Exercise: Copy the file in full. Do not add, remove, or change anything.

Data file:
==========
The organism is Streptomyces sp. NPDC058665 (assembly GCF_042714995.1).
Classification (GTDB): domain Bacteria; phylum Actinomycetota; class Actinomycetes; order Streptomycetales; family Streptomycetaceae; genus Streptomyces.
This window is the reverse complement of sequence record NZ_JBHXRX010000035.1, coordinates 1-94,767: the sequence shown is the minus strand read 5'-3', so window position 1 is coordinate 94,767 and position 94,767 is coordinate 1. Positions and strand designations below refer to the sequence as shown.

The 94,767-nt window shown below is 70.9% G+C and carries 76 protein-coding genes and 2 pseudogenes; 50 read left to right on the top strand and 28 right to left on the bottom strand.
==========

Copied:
The organism is Streptomyces sp. NPDC058665 (assembly GCF_042714995.1).
Classification (GTDB): domain Bacteria; phylum Actinomycetota; class Actinomycetes; order Streptomycetales; family Streptomycetaceae; genus Streptomyces.
This window is the reverse complement of sequence record NZ_JBHXRX010000035.1, coordinates 1-94,767: the sequence shown is the minus strand read 5'-3', so window position 1 is coordinate 94,767 and position 94,767 is coordinate 1. Positions and strand designations below refer to the sequence as shown.

The 94,767-nt window shown below is 70.9% G+C and carries 76 protein-coding genes and 2 pseudogenes; 50 read left to right on the top strand and 28 right to left on the bottom strand.